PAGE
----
The Ca2+-binding protein parvalbumin (PV) and mitochondria play important roles in Ca2+ signaling, buffering and sequestration. Antagonistic regulation of PV and mitochondrial volume is observed in in vitro and in vivo model systems. Changes in mitochondrial morphology, mitochondrial volume and dynamics (fusion, fission, mitophagy) resulting from modulation of PV were investigated in MDCK epithelial cells with stable overexpression/downregulation of PV. Increased PV levels resulted in smaller, roundish cells and shorter mitochondria, the latter phenomenon related to reduced fusion rates and decreased expression of genes involved in mitochondrial fusion. PV-overexpressing cells displayed increased mitophagy, a likely cause for the decreased mitochondrial volumes and the smaller overall cell size. Cells showed lower mobility in vitro, paralleled by reduced protrusions. Constitutive PV down-regulation in PV-overexpressing cells reverted mitochondrial morphology and fractional volume to the state present in control MDCK cells, resulting from increased mitochondrial movement and augmented fusion rates. PV-modulated, bi-directional and reversible mitochondrial dynamics are key to regulation of mitochondrial volume.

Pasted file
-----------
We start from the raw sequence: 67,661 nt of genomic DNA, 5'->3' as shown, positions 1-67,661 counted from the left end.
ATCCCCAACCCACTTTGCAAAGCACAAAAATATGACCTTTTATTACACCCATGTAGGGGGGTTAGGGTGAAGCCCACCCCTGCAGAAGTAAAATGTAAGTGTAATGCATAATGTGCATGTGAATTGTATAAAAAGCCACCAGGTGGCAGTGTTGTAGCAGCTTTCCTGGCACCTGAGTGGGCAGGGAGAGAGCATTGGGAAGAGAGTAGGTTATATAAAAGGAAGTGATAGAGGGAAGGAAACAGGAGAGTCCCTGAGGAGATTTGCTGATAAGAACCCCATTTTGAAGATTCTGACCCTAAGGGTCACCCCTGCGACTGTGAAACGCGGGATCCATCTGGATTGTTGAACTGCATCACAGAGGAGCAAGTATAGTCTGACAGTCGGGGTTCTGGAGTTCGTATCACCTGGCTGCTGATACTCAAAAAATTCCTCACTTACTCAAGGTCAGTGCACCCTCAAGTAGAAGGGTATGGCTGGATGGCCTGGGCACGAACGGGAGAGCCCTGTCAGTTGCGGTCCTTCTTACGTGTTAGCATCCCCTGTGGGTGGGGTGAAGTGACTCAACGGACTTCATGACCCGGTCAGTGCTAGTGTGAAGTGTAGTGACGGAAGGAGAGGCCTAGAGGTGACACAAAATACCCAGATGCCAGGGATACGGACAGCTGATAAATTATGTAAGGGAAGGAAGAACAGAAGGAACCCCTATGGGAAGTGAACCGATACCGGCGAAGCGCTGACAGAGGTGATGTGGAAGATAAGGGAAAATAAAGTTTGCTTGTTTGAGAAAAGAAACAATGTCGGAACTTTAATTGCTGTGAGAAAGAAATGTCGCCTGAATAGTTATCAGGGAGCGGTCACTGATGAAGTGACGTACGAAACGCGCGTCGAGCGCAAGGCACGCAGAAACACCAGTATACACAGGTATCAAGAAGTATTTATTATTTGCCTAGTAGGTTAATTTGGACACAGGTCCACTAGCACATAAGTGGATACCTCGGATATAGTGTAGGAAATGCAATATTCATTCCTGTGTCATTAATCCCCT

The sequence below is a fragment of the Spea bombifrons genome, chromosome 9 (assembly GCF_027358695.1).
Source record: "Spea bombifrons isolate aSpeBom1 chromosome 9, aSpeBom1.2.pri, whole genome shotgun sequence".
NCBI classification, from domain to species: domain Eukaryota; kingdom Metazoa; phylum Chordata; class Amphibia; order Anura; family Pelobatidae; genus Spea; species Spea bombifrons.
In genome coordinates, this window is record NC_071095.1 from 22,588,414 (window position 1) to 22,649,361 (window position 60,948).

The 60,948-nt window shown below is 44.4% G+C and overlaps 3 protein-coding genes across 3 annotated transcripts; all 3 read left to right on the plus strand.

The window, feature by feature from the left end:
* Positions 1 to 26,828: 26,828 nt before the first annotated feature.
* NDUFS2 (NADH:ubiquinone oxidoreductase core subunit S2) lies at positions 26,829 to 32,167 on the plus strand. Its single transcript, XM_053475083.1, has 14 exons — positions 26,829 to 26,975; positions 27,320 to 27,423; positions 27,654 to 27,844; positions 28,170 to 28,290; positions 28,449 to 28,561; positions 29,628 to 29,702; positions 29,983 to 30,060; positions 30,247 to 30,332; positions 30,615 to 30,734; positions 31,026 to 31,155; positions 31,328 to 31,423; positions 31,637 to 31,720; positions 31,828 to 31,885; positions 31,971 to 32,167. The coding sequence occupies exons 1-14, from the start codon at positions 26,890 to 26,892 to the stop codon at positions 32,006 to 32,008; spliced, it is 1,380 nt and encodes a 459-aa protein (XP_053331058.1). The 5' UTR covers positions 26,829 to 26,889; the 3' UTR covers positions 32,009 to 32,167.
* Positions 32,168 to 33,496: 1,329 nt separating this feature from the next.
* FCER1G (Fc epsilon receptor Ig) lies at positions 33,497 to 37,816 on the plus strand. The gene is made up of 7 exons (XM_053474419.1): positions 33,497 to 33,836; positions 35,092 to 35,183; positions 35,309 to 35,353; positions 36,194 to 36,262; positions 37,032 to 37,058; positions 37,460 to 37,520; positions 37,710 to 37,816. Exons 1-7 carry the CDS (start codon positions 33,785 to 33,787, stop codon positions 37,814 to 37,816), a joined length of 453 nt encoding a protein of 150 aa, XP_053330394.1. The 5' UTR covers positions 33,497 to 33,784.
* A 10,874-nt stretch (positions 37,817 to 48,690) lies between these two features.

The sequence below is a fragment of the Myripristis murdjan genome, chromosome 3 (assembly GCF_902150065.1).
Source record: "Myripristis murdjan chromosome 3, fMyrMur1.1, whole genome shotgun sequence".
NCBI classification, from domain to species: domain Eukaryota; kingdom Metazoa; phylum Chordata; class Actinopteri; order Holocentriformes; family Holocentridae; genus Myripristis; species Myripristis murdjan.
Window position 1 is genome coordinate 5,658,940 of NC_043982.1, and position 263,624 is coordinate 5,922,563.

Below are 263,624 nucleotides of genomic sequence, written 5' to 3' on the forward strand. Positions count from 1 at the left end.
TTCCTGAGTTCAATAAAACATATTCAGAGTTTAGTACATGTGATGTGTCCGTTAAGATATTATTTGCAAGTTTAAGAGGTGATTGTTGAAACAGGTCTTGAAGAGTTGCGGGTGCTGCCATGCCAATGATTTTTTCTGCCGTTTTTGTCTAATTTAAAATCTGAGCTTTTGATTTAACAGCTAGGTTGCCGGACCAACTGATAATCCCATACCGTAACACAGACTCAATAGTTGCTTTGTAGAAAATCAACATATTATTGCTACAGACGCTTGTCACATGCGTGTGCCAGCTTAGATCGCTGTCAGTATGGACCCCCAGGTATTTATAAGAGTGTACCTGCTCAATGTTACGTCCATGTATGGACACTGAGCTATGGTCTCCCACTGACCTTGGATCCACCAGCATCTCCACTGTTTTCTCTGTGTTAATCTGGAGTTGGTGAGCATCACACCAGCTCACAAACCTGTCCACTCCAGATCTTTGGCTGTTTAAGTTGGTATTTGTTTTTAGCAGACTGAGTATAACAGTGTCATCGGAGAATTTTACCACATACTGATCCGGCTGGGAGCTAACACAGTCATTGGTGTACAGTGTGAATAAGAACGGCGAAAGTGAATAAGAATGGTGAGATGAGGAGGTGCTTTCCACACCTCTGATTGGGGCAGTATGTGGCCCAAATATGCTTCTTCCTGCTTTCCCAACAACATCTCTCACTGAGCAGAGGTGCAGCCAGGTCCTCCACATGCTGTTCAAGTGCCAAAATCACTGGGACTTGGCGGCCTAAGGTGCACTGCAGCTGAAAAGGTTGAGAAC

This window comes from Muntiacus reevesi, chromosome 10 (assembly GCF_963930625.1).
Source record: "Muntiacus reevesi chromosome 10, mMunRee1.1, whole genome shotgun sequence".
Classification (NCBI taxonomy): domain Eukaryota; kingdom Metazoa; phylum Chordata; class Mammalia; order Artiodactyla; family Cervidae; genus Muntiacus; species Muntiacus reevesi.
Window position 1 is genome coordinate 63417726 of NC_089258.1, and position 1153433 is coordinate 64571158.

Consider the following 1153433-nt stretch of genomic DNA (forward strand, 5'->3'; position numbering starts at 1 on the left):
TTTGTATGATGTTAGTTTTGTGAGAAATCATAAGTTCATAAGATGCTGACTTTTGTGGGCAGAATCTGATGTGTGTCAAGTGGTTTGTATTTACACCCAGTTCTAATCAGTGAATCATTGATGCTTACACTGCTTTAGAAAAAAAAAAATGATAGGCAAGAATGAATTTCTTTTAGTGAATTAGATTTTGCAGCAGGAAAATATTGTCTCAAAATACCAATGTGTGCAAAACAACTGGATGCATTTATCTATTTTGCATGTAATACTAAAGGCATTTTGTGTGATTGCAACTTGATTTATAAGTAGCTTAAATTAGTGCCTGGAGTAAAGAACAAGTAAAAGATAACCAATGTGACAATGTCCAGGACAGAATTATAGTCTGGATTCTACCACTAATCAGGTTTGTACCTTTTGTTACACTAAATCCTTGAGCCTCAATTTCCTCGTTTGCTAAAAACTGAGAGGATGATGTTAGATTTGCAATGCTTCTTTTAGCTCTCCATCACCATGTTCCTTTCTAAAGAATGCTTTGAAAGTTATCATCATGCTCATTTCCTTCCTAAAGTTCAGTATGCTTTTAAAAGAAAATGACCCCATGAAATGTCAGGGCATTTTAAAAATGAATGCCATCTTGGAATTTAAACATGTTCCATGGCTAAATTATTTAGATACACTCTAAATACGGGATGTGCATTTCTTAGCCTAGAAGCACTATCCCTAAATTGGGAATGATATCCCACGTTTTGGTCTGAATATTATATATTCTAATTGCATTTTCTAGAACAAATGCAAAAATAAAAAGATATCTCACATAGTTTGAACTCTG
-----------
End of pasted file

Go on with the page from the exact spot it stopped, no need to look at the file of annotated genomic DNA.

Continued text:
Keywords: Calcium signaling; Fusion–fission; Homeostasis; Mitochondria; Mitochondria dynamics; Mitophagy; Parvalbumin.